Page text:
Petrol head and Manager: Auto Dealer Sales at Suzuki Auto South Africa, Henno Havenga, shares driving lessons and tips from his own driving experience.
Estimated reading time: 4 minutes, 43 seconds.
“Having had my own driving lessons and teaching my wife how to drive, I think I have some experience to pass on a few important tips and tricks to ensure you ace your driving licence test on the first try,” says Henno.
Here are my 4 nuggets of Driving lesson wisdom based on my own experience:
1. Going through each phase
Becoming a successful and confident driver requires a multitude of skills. Amongst others, it is crucial to master skills such as:
- Learning to prepare and operate your motor vehicle with confidence - when the operation of the vehicle becomes natural, it will relieve a tremendous amount of pressure from an already stressful environment which is South African roads
- Learning, understanding and applying the rules of the road - this helps to reduce moments of uncertainty whilst driving and it is better to do this in a controlled environment such as your home, not on the road
- Observing other road users and learning to anticipate their actions - you will have to learn to drive for those around you, not only yourself
- Respect for others on the road - as South Africans, we are very impatient and inconsiderate towards our fellow road users
It can be challenging for a first time driver to have to figure out clutch control, how and when to indicate and where the vehicles around you are, all whilst being on the road.
Though many South Africans may not have had the opportunity, I was fortunate enough to form a basic knowledge of driving at a relatively young age. My parents put me behind the wheel in the safe environment of an empty parking lot and simply got me to drive the car forwards and backwards to understand the car better. By the time I was old enough to do my driving lessons and learn how to park, things like clutch control were no longer a problem for me.
I was able to understand how a vehicle works and able to drive it in different road conditions before going to a driving school, because my parents slowly taught me about driving through phases. So starting off with clutch control and turning signals before introducing external factors such as traffic. Prospective drivers also need to be aware of the size of the vehicle, which they usually aren’t. This is why they will have difficulty learning to turn and park. I taught my wife to simply drive our car in and out of the garage so she could form an awareness of the size of the car.
2. Everyone needs a driving school no matter how good you are
These fundamentals are invaluable but they don’t take away from going to a certified driving school. My wife had to go to a driving school because I wasn’t able to teach her the K53 process, which forms an integral part of a driver’s licence test. She didn’t need as many lessons as someone else who had no prior experience of driving but going through a driving school was still necessary. You may think you will be able to teach your kids or a loved one everything to ace their test on their first try. However, it’s important to note that teaching someone the K53 driving process is a skilled job and driving schools have the tools and experience to teach the new driver the correct behaviour.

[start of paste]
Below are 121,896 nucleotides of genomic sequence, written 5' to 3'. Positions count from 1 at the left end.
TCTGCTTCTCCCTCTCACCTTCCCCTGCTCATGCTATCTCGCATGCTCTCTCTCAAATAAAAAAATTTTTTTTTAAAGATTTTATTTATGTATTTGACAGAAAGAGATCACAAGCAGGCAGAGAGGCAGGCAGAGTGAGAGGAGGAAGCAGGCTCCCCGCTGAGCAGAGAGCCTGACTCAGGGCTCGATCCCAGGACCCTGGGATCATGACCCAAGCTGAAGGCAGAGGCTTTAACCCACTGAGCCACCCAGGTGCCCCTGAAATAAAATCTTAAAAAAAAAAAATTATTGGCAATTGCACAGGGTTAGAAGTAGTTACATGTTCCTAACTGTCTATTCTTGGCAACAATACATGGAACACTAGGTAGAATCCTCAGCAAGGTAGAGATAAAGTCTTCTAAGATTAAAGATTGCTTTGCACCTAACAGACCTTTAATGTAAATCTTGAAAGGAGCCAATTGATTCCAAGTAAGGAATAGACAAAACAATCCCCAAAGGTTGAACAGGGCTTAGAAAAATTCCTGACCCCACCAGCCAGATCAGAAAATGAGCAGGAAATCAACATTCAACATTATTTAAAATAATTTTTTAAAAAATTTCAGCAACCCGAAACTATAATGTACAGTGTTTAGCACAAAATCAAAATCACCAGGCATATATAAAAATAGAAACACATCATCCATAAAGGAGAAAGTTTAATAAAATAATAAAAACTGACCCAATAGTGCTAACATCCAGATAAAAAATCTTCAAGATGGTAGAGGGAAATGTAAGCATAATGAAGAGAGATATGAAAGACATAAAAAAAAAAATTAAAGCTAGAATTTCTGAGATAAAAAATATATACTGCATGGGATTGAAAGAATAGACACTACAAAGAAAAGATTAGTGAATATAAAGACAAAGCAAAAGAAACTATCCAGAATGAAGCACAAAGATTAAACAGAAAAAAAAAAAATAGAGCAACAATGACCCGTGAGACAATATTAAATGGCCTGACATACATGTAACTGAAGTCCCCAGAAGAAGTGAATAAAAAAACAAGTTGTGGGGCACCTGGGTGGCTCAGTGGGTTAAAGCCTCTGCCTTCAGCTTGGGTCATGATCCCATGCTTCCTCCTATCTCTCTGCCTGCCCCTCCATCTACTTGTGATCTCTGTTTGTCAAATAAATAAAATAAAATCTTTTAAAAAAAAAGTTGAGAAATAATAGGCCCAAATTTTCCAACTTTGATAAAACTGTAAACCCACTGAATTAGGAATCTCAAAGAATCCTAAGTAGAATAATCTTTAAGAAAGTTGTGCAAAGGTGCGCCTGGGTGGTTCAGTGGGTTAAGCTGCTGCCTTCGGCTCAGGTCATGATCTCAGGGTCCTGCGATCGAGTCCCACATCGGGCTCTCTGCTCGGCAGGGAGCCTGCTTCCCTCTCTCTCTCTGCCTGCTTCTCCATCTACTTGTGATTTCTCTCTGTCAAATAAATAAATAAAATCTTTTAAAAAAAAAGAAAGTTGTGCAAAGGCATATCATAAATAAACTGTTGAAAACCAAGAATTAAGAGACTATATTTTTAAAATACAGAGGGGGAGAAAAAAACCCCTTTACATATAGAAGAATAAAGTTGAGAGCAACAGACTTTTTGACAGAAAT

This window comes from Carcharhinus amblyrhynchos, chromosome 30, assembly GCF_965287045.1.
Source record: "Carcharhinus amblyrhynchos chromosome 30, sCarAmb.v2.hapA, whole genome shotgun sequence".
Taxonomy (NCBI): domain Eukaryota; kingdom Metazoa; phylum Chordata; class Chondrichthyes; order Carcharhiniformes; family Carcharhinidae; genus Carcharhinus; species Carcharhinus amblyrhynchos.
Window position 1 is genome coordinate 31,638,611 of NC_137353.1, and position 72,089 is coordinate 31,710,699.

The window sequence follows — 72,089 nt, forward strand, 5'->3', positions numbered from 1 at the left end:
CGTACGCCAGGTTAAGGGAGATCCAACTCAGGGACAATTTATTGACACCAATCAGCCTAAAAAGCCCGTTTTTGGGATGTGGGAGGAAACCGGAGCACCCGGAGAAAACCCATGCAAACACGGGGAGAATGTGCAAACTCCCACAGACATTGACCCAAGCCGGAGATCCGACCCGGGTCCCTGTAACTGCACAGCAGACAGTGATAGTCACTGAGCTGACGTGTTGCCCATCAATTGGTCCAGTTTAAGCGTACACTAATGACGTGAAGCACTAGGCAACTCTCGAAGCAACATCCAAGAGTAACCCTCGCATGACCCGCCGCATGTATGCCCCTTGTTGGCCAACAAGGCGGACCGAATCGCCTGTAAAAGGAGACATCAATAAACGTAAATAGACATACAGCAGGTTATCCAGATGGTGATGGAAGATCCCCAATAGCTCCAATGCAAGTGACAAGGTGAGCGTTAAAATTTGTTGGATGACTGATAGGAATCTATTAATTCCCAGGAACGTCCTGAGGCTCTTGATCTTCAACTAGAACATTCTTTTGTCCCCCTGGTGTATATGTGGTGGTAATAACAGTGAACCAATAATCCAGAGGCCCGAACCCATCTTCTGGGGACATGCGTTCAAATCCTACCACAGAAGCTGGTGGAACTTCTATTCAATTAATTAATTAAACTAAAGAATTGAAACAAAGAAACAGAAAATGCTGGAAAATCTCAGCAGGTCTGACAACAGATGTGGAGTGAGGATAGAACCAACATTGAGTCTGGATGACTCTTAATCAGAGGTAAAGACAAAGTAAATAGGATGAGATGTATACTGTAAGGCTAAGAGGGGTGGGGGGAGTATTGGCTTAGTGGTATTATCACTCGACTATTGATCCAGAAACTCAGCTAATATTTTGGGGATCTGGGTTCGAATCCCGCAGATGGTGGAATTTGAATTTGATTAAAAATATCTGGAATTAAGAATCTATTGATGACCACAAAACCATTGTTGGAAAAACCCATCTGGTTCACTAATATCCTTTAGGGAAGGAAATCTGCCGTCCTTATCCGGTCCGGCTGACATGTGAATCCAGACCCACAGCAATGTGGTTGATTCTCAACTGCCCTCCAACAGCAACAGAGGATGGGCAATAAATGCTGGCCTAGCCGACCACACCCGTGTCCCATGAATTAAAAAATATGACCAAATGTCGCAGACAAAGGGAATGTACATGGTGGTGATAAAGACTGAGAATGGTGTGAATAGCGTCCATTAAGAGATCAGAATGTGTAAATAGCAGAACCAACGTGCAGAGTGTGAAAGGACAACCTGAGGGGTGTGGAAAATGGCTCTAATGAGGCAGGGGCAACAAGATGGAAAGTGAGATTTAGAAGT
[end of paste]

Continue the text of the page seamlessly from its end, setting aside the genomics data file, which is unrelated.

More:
3. Building up confidence takes time
It’s the reality that many South Africans are not exposed to opportunities to learn how to drive or have only one or two relatives who have their driver’s licence. Building up driving confidence will take time so being patient is the best thing you can do when teaching anyone to drive. If you’re learning to drive, understand that you won’t get it all in one day.
If you think you are a great driver and you want to test your skills, take this quiz to find out: Are you a good driver?
4. Driving for those around you - especially the bikers
According to ArriveAlive, K53 is the term for the current driver's licence test and is a copy of what was done in the UK in the 1980’s. “K53 drew the best from the Hendon Police College’s standard, then adapted it to suit South African conditions,” says Pat Allen, the national president of the South African Institute of Driving Instructors. “In my opinion, the K53 Driving Test doesn’t teach people to drive for those around them. Our roads are not in the best of conditions and we are distracted by things such as cellphones. When we drive, we need to be aware of not only the driver in front of us but those next to us and behind us.” Download our Learners Licence guide here.
You can read more here on the nine most common causes of road accidents in South Africa.
Motorcycle accidents are on the rise in our country and it’s really due to motorists not paying attention to them. According to Chief Instructor and founder of the Motorcycle Safety Institute of S.A., Hein Jonker, in 2018, there were 209 motorcycle vehicle crashes reported compared to only 49 motorcycle-only crashes. “I’ve been trying to instill awareness of bikers in my kids, by playing a car game where we count how many motorcycles we see. I believe by doing so now, they will be more cognisant of motorcyclists when they’re old enough to get behind the wheel.”
Do you want to learn more about cars? We have compiled a comprehensive list of 101 car tips and facts that will help you understand cars, driving and car maintenance a little better.